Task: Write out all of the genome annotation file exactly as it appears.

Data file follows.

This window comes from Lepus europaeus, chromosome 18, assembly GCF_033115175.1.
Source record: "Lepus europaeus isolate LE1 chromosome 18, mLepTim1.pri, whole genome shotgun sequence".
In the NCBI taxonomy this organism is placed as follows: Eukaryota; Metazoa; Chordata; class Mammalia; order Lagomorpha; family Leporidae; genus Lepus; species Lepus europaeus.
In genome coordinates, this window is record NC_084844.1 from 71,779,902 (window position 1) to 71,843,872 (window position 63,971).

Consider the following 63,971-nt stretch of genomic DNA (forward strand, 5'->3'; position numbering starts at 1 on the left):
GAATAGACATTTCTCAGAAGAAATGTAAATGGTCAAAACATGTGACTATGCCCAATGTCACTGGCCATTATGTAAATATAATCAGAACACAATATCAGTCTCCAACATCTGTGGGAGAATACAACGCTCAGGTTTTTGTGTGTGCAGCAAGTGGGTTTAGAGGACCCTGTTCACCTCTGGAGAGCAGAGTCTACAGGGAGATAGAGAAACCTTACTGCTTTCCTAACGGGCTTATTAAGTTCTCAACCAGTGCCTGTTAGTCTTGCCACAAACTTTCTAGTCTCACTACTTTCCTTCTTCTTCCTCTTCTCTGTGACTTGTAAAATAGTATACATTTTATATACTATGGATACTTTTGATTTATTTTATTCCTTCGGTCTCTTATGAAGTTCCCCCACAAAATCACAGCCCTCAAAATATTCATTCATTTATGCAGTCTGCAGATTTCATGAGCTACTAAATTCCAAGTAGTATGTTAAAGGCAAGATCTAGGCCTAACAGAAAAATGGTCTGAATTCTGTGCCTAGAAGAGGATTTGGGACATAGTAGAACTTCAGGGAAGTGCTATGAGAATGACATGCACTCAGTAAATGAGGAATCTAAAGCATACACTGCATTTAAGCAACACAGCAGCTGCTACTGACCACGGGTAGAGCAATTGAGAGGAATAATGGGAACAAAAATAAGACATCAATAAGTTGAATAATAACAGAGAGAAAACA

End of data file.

This window comes from Lepus europaeus, chromosome 18, assembly GCF_033115175.1.
Source record: "Lepus europaeus isolate LE1 chromosome 18, mLepTim1.pri, whole genome shotgun sequence".
In the NCBI taxonomy this organism is placed as follows: Eukaryota; Metazoa; Chordata; class Mammalia; order Lagomorpha; family Leporidae; genus Lepus; species Lepus europaeus.
In genome coordinates, this window is record NC_084844.1 from 71,779,902 (window position 1) to 71,843,872 (window position 63,971).

Consider the following 63,971-nt stretch of genomic DNA (forward strand, 5'->3'; position numbering starts at 1 on the left):
GAATAGACATTTCTCAGAAGAAATGTAAATGGTCAAAACATGTGACTATGCCCAATGTCACTGGCCATTATGTAAATATAATCAGAACACAATATCAGTCTCCAACATCTGTGGGAGAATACAACGCTCAGGTTTTTGTGTGTGCAGCAAGTGGGTTTAGAGGACCCTGTTCACCTCTGGAGAGCAGAGTCTACAGGGAGATAGAGAAACCTTACTGCTTTCCTAACGGGCTTATTAAGTTCTCAACCAGTGCCTGTTAGTCTTGCCACAAACTTTCTAGTCTCACTACTTTCCTTCTTCTTCCTCTTCTCTGTGACTTGTAAAATAGTATACATTTTATATACTATGGATACTTTTGATTTATTTTATTCCTTCGGTCTCTTATGAAGTTCCCCCACAAAATCACAGCCCTCAAAATATTCATTCATTTATGCAGTCTGCAGATTTCATGAGCTACTAAATTCCAAGTAGTATGTTAAAGGCAAGATCTAGGCCTAACAGAAAAATGGTCTGAATTCTGTGCCTAGAAGAGGATTTGGGACATAGTAGAACTTCAGGGAAGTGCTATGAGAATGACATGCACTCAGTAAATGAGGAATCTAAAGCATACACTGCATTTAAGCAACACAGCAGCTGCTACTGACCACGGGTAGAGCAATTGAGAGGAATAATGGGAACAAAAATAAGACATCAATAAGTTGAATAATAACAGAGAGAAAACA